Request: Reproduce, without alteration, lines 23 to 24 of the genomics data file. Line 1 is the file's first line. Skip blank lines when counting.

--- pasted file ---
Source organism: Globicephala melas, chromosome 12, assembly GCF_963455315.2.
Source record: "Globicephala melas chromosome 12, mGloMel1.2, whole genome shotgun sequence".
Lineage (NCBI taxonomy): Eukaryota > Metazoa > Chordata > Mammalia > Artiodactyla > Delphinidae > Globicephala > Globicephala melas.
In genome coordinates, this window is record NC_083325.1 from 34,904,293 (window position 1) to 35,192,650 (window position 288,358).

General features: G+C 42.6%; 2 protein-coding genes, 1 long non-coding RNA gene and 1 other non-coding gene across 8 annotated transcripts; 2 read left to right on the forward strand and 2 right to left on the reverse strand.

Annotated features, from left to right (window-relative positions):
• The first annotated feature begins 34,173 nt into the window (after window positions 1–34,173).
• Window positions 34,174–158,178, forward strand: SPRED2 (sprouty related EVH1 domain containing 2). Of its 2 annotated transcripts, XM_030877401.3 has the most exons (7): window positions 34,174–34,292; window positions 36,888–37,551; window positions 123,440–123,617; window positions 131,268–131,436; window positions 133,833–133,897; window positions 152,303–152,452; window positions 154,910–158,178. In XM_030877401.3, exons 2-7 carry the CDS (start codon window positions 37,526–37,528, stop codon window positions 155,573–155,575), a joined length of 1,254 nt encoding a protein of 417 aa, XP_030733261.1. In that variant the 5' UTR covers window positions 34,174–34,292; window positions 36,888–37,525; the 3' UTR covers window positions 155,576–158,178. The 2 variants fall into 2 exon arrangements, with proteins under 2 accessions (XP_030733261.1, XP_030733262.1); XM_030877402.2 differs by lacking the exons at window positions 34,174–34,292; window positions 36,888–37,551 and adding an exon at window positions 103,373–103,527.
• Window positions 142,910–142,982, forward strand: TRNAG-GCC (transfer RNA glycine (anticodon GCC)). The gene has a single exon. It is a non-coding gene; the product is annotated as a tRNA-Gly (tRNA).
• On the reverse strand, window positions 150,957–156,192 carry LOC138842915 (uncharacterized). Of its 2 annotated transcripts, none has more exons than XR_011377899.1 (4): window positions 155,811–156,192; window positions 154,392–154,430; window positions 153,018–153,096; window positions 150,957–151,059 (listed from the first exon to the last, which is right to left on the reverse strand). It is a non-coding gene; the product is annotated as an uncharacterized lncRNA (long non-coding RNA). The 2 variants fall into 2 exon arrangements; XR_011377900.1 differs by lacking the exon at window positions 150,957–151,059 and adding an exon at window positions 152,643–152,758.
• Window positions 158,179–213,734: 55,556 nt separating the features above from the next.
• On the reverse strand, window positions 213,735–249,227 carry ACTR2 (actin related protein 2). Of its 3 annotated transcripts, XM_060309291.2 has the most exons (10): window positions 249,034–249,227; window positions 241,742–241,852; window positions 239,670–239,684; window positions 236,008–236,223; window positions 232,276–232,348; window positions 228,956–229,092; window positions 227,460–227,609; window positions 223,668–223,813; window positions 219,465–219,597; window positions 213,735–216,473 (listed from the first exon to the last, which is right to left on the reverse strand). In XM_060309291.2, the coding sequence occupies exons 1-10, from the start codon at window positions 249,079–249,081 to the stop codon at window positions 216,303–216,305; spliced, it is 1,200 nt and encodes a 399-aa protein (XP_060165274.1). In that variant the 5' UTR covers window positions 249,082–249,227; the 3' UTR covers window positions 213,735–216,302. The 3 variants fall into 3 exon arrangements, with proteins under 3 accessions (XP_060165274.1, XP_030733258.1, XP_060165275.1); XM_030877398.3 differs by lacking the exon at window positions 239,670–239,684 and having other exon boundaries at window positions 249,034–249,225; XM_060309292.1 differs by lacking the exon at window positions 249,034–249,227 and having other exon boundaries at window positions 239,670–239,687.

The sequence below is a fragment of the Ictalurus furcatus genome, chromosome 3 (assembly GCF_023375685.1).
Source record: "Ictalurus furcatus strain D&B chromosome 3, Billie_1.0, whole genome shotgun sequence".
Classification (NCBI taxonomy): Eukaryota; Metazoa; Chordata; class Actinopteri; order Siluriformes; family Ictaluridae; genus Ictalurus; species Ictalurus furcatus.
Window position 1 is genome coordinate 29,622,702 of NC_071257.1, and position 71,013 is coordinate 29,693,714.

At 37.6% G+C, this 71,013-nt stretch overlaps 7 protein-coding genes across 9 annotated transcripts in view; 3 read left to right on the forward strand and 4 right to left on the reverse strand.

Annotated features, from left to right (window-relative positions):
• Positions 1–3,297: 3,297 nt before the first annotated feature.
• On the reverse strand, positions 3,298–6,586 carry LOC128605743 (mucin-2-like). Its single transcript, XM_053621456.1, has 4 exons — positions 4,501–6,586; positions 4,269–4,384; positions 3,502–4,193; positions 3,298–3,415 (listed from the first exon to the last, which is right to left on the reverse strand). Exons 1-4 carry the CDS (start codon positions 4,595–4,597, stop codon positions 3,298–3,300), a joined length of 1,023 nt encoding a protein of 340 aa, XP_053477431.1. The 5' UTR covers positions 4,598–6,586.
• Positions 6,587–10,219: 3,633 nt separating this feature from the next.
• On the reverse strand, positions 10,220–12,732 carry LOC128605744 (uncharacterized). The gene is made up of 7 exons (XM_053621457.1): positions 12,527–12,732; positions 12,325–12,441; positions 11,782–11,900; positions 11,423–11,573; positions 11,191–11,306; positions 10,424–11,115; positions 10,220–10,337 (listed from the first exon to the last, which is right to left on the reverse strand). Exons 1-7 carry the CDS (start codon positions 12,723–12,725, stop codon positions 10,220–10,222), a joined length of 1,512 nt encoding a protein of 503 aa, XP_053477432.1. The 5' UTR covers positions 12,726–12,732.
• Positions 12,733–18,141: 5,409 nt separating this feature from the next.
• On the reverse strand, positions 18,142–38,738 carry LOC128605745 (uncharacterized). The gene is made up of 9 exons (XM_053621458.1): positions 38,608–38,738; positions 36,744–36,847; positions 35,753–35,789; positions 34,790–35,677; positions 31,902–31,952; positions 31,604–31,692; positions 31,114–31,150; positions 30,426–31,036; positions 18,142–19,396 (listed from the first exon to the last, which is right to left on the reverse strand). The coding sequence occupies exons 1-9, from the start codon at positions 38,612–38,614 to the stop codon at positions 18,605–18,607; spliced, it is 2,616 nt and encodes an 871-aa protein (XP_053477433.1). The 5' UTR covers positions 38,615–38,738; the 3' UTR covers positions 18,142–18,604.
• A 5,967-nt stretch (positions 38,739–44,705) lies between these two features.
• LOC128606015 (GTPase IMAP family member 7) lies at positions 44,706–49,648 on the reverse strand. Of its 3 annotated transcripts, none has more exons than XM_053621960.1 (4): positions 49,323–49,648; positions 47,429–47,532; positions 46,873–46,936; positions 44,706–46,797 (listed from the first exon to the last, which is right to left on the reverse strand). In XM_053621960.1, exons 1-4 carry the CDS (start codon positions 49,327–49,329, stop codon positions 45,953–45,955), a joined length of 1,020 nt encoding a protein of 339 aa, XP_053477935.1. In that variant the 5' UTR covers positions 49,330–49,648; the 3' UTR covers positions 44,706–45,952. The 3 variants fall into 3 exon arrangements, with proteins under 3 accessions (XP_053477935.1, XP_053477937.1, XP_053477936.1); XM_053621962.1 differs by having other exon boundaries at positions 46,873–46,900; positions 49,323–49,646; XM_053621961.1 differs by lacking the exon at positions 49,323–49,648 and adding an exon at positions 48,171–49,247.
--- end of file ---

• Positions 12,733–18,141: 5,409 nt separating this feature from the next.
• On the reverse strand, positions 18,142–38,738 carry LOC128605745 (uncharacterized). The gene is made up of 9 exons (XM_053621458.1): positions 38,608–38,738; positions 36,744–36,847; positions 35,753–35,789; positions 34,790–35,677; positions 31,902–31,952; positions 31,604–31,692; positions 31,114–31,150; positions 30,426–31,036; positions 18,142–19,396 (listed from the first exon to the last, which is right to left on the reverse strand). The coding sequence occupies exons 1-9, from the start codon at positions 38,612–38,614 to the stop codon at positions 18,605–18,607; spliced, it is 2,616 nt and encodes an 871-aa protein (XP_053477433.1). The 5' UTR covers positions 38,615–38,738; the 3' UTR covers positions 18,142–18,604.